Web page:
Ten Minutes a Week with Rabbi Yona Munk, a”h

I wanted to share some of my feelings regarding the recent loss of Rabbi Yona Munk, a”h, who passed away this year on Hoshana Rabba. The genesis of my relationship with Rabbi Munk can be attributed to a shul announcement. A number of years ago during Shabbat davening at Shomrei Emunah, Rabbi Weinreb concluded his sermon by stating that “one of our own,” Rabbi Munk, had completed a sefer, which was now for sale at a local sefarim store. Rabbi Weinreb noted that the sefer, entitled Hegei Yona (Thoughts of Yona), was written in Hebrew and contained a number of creative insights on the parsha. This routine announcement, a transition to Mussaf for most of the kehila (congregation), opened a window for me to more serious and engaging learning.

I knew two things about Rabbi Munk. The first was that he davened about four rows in front of me. The second was that no seat could really contain him. I have a vivid image of him, Chumash open in one hand, the other hand pointing to a pasuk, sharing some insight or question with a fellow traveler, head shaking in satisfaction and wonder as he returned to his seat, as if an issue bothering him for the past decade had finally been resolved, only to lead to another question requiring immediate investigation. His entire body appeared to flow and tremble with Torah.

While I had recently started attending Rabbi Tvi Goode’s wonderful Yesodei HaTorah program to begin learning Gemara, I had zero insights into the parsha of the week and only moderate enthusiasm for learning Torah. To make matters worse, my command of Hebrew was only average, forcing me to rely on English translations, which had the dual effect of reducing the joy of learning and limiting the scope of learning opportunities.  

Rabbi Weinreb’s announcement had the feeling of an opportunity, and I conceived a plan sometime before Aleinu. I would purchase Rabbi Munk’s sefer and attempt each week to manage its contents. Any questions could be directed to Rabbi Munk. Was it possible that an author, a scholar, would not entertain questions about his own work? I did not consult with Rabbi Munk about my scheme, justifying it by means of a contemporary aphorism: that it is better to act first and ask forgiveness later, a strategy that of course speaks more to political expediency than to Torah values.

I purchased the sefer the next day, which included separate sections for each parsha, divided into five to seven divrei Torah. My intention was to learn one dvar Torah each week on Thursday evening, assuming that I would ask Rabbi Munk questions two days later, on Shabbat. Armed with a Ben-Yehuda dictionary, I went to work for about three hours trying to make sense of his writing. Pleased with my effort, if not the outcome, I introduced myself to Rabbi Munk on the following Shabbat, informing him that I had purchased his sefer and could use some help clarifying a few matters. I even showed him a copy of the book, like a child providing evidence to the veracity of his intentions. He was delighted with the opportunity to assist, and we spent about 10 minutes reviewing words and concepts, getting to the pshat (meaning) of his argument. He encouraged me to come to him each week with questions. The plan was in motion.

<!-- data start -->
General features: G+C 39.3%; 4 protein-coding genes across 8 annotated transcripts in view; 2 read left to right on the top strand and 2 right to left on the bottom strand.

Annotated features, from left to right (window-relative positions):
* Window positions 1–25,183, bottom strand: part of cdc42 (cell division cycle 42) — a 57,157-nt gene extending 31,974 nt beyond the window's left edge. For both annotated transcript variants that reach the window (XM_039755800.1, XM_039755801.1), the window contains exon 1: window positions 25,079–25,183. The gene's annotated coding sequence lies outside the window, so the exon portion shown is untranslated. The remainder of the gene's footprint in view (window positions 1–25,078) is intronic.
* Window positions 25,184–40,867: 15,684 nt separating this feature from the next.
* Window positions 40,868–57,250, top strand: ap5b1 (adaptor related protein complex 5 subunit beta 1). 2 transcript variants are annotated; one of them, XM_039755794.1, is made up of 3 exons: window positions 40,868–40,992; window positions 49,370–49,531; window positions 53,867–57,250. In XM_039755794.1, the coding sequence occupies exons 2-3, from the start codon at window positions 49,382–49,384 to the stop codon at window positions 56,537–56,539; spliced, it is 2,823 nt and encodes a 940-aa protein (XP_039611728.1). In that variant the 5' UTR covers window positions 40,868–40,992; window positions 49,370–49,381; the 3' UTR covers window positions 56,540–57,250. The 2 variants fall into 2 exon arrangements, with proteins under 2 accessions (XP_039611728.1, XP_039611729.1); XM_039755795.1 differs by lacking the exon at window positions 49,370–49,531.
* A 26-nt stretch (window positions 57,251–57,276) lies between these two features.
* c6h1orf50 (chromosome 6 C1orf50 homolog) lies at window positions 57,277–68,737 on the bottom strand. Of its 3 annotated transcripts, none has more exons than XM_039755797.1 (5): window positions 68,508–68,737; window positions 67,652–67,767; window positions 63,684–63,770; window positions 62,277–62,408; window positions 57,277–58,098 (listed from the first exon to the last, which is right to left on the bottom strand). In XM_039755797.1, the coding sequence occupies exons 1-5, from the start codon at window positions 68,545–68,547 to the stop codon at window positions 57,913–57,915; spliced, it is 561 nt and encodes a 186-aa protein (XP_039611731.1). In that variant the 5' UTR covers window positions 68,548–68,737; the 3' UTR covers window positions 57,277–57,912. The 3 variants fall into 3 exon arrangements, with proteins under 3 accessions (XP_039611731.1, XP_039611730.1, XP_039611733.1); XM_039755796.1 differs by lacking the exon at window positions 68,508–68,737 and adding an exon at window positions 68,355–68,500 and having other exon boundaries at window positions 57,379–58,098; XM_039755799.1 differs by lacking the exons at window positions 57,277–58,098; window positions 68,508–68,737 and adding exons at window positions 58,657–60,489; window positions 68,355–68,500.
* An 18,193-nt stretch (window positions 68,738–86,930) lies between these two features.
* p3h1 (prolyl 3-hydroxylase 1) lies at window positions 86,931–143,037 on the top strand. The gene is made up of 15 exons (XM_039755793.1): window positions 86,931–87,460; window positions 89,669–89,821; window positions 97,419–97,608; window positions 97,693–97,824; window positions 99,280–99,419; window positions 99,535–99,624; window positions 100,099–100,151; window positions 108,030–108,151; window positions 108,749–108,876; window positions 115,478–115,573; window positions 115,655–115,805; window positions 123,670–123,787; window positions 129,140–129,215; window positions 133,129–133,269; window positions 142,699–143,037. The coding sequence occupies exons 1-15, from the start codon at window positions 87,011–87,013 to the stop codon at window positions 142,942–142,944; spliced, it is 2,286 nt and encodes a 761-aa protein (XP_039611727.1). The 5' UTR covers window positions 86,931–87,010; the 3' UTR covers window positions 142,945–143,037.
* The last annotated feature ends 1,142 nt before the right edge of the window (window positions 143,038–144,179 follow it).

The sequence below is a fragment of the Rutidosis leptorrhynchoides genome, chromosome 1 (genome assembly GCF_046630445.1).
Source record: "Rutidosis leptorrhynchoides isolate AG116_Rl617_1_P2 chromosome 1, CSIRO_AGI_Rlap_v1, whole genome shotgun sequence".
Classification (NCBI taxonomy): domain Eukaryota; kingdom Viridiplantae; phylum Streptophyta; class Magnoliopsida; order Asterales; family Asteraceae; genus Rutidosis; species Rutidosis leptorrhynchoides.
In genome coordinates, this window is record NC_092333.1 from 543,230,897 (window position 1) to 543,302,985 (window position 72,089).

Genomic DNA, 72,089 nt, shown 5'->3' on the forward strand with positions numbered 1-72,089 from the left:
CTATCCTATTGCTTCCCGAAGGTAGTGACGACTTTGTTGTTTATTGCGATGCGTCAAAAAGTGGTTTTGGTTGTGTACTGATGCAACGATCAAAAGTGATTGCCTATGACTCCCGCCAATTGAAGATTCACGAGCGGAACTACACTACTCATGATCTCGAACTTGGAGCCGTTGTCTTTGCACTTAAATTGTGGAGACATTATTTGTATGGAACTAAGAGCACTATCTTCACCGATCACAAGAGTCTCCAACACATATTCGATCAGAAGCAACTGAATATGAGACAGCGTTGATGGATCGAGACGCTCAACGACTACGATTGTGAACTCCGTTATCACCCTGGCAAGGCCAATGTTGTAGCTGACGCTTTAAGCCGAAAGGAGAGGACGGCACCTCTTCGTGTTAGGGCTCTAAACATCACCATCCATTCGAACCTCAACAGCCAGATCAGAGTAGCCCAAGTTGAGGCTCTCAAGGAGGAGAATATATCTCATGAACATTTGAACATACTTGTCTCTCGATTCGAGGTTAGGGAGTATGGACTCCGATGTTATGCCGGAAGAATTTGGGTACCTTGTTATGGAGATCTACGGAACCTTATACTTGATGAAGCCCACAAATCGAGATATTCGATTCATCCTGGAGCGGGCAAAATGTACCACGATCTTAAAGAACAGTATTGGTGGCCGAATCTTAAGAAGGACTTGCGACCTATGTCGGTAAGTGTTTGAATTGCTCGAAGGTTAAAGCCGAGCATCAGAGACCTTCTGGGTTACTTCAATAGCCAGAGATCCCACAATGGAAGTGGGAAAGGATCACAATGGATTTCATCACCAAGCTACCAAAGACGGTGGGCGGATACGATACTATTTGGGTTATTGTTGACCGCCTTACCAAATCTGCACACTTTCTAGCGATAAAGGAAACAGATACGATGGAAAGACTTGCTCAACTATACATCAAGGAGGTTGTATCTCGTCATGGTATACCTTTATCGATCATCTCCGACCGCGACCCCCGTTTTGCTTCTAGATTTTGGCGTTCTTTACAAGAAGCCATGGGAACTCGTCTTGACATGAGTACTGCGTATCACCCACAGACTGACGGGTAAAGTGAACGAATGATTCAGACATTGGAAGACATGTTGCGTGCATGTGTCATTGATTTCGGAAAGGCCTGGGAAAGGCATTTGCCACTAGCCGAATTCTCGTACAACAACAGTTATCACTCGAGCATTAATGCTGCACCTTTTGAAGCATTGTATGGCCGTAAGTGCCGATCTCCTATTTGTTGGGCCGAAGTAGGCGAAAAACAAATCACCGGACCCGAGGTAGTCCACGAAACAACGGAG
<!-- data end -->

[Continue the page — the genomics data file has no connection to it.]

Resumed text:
Each successive week brought progress. I became more comfortable with the rashei taivos (acronyms) and more aware of the questions and answers embedded within the text. I started to appreciate the considerable scope and breadth of Rabbi Munk’s knowledge, integrating mefarshim (commentators) on the Torah with text from the Gemara, and his incredible love of Eretz Yisrael. Upon seeing him one Shabbat, I noted what an excellent question he posed on a difficulty in the parsha. I remember his laughter to this remark, putting his arm around my shoulders, and responding, “All of the mefarshim ask that question.” Who knew? I suspect this was a bit like our eight-year-old son telling Derrick Rose that he appreciated his ability to get to the basket.

Nevertheless, a subtle change was developing in our interactions. Rabbi Munk began to augment his own responses with commentary from other mefarshim, and an unknowing bystander might conclude that we were having a genuine two-way Torah discussion. In fact, as he sensed my sustained interest in learning Torah, our brief conversations became more detailed and involved, and he often illustrated specific points with entertaining and often moving stories from his own life. I was in the presence of a skilled and thoughtful teacher.   

While reflecting on these days, I can consider the domino effect it had on my exposure to the traditional sources. Some might appreciate that listening to the Rolling Stones, for example, ultimately directs us to Howlin Wolf and Muddy Waters. Bob Dylan leads not only to the music of Woody Guthrie and Robert Johnson but to Fitzgerald, Louie the King, and the Hunchback of Notre Dame – lehavdil, of course. But what I am trying to say is that Rabbi Munk’s sefer, together with our weekly discussions, provided a clear pathway to learning the major mefarshim on the Torah. Mitzva goreret mitzvah; talmud Torah goreret talmud Torah